Heavyweight prospect Efe Ajagba (17-1, 13 KOs) beat Stephan Shaw (18-1, 13 KOs) in a boring 10 round unanimous decision on Saturday night in their main event fight on a Top Rank-promoted card at the Turning Stone in Verona, New York.
The bigger & stronger 2016 Olympian Ajagba was the busier fighter of the two, pushing the action all night and doing just a little bit more than the ultra-cautious 30-year-old Shaw, who showed no sense of urgency during the contest.
Shaw moved frequently around the ring and would occasionally stand perfectly still, waiting for Ajagba to throw something so he could counter it. Unfortunately, Shaw failed to counter often enough, and when he did, he often came up short due to his lack of reach.
Ajagba showed vulnerability on the inside and at medium distance, but Shaw failed to take advantage of this. Shaw is an excellent combination puncher and he normally unloads on his opponents at close range, but tonight, he wasn’t doing anything on the inside. Had he let his hands go, he could have gotten the better of Ajagba, who showed that he’s not capable of getting leverage on his power shots in close.
The fans at ringside booed the lack of action, letting both fighters know their displeasure at the boring efforts from both. Unfortunately, the booing failed to motivate Ajagba & Shaw to be more willing to let their hands go. In fairness to Ajagba, he’s a diamond in the rough, and still learning the trade, so it wasn’t a shock that he was holding back.
Additionally, Ajagba recently lost a one-sided 10 round decision to Frank Sanchez, and that experience has impacted him.
Ajagba was unusually conservative tonight, not unloading repeated right hand power shots like he usually does. One reason for that is that Ajagba was getting countered frequently by Shaw in the first quarter of the fight, and that resulted in the Nigerian fighter being reluctant to load up on his right hands.
The scores were 96-94, 96-94, and 96-94.
Shaw looked like he mentally gave up after the sixth round, and focused on not getting hit in rounds seven through ten.
This performance from both fighters showed that they lack the ability to compete with the top-tier heavyweights. Ajagba has shown no improvement from his loss to Frank Sanchez, and he’ll be easy work for anyone ranked in the top 15.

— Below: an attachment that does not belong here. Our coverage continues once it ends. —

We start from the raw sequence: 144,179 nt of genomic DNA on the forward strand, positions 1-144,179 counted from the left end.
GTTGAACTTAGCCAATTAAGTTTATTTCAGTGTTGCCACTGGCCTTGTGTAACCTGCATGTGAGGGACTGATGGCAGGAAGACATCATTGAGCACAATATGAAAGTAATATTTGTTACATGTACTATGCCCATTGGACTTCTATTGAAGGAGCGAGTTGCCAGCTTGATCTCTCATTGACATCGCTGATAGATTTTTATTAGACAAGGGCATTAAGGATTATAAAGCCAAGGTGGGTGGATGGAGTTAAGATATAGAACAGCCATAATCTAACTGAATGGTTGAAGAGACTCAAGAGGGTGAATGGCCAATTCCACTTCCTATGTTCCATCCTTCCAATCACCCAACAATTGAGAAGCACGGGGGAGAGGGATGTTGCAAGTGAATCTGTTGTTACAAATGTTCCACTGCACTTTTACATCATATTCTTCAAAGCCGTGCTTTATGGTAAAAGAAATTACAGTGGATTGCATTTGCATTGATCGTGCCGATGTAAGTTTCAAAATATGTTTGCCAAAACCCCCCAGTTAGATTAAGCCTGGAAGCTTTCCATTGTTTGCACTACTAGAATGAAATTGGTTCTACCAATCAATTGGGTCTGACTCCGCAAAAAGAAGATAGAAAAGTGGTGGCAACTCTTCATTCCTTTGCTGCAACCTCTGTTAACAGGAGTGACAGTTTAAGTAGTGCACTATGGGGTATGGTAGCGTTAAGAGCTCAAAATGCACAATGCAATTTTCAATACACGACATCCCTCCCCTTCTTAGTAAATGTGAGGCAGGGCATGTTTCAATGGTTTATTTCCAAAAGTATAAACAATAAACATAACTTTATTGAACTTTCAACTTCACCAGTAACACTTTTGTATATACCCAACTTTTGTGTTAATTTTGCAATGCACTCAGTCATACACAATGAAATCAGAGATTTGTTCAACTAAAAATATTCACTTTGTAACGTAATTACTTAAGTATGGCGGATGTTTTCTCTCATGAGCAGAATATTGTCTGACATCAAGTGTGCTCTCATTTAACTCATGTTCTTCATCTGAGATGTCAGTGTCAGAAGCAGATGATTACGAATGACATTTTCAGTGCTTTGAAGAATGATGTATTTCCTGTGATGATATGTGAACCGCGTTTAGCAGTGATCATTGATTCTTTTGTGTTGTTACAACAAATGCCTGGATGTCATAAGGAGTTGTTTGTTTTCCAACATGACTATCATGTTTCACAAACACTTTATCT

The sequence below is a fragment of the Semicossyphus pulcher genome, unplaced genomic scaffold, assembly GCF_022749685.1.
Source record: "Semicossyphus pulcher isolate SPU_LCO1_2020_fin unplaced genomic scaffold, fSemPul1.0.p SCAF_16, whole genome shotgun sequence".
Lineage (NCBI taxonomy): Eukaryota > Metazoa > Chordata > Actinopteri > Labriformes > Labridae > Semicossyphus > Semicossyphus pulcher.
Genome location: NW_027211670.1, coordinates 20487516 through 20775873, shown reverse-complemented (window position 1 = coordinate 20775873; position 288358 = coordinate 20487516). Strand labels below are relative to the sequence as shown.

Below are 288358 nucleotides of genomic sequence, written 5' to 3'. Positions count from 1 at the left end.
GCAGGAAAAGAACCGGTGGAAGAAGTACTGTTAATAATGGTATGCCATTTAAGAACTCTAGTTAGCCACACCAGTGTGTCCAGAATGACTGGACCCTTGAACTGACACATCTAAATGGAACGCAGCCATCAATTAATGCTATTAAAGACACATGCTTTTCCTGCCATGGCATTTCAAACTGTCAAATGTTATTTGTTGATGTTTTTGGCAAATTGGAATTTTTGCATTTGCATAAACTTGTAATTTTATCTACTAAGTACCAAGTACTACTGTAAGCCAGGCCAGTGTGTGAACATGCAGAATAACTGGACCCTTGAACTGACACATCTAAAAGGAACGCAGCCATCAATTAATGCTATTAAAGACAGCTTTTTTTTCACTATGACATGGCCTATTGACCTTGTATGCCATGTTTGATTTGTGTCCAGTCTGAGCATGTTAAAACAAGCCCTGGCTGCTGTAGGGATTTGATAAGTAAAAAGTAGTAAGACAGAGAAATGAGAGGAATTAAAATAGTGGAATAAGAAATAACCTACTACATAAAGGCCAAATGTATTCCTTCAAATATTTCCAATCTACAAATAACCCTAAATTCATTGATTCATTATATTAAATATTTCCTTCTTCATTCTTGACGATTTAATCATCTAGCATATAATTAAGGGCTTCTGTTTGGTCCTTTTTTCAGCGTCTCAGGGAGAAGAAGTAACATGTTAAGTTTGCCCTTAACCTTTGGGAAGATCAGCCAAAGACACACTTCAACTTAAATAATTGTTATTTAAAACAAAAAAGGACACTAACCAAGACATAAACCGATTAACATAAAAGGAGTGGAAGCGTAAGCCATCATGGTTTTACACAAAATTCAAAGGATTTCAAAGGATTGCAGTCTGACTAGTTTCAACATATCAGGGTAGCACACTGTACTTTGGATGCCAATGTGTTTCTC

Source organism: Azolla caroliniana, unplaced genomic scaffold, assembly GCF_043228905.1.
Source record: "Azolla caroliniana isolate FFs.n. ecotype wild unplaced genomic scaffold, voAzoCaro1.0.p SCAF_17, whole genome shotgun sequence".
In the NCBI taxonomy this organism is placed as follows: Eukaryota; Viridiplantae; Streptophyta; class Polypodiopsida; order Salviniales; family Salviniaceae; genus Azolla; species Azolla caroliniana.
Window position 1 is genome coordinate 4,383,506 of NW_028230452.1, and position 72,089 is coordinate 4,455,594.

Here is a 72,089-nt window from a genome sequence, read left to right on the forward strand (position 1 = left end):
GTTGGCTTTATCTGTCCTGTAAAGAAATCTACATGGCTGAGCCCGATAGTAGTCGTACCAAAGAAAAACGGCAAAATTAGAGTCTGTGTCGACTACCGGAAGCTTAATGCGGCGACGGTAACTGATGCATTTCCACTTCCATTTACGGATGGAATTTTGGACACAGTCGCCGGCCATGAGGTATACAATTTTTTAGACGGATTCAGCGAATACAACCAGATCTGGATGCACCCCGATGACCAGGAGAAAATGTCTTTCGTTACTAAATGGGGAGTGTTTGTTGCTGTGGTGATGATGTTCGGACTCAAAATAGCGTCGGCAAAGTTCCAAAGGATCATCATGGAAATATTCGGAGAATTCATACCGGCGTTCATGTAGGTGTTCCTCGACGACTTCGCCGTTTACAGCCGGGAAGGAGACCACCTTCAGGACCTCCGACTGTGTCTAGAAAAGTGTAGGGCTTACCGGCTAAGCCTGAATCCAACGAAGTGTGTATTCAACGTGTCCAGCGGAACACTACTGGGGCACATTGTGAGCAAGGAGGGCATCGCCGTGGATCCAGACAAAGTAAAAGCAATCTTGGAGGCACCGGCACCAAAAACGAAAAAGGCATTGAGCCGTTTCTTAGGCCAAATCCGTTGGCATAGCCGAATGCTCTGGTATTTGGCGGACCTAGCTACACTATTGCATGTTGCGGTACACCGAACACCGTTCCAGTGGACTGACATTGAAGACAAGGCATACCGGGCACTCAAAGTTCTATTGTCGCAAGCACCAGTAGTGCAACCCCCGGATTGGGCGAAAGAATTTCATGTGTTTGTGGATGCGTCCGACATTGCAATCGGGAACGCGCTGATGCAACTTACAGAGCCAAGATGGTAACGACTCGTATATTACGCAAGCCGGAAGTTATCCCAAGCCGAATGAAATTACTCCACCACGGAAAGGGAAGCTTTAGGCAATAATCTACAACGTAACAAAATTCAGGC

As for Shaw, he’s too timid to be counted on to beat any of the contenders. His promoter Lou Dibella got it wrong with his belief that this guy has the goods to go somewhere in the division.
If Shaw can’t beat a one-dimensional heavyweight like Ajagba, he’s got no chance against the top 15 contenders. Ajagba isn’t ranked in the top 15 for good reason. He lacks talent.
Top Rank will need to make a decision on what they want to do with Ajagba because he’s 28, and he’s not ready to be put in against any contender.
One of the ESPN commentators mentioned that Joe Joyce would be a good option for Ajagba now. This writer disagrees. Putting Ajagba in with Joyce would likely wreck his career because he would be easy work for the British heavyweight.
Jonnie Rice defeats Guido Vianello
Previously unbeaten heavyweight prospect Guido Vianello (10-1-1, 9 KOs) suffered his first career defeat, losing to journeyman Jonnie Rice (16-6-1, 11 KOs) by seventh round cut stoppage.
Vianello was cut over his left eye in the sixth round from a right-hand punch from Rice. The bout was halted a round later after the ringside doctor examined the injury and told the referee that the fight needed to be halted.
Referee Benjy Esteves surprisingly, was ready to have the fight go to the scorecards because he thought Vianello’s cut was caused by a headbutt. Fortunately, the commission spoke to Esteves and let him know that the cut was from a punch.
After Esteves watched a video replay of the punch that caused the injury, he changed his ruling from the cut being caused by a headbutt to that of a punch, which gave Rice the victory.
At the time of the stoppage, Vianello was well ahead of the contest by the scores 59-55, 59-55, and 58-56.
Like the main event, the Vianello vs. Rice fight was dull and lacked action from the fighters. The fans sporadically booed the fighters, trying to motivate them, but it failed to work.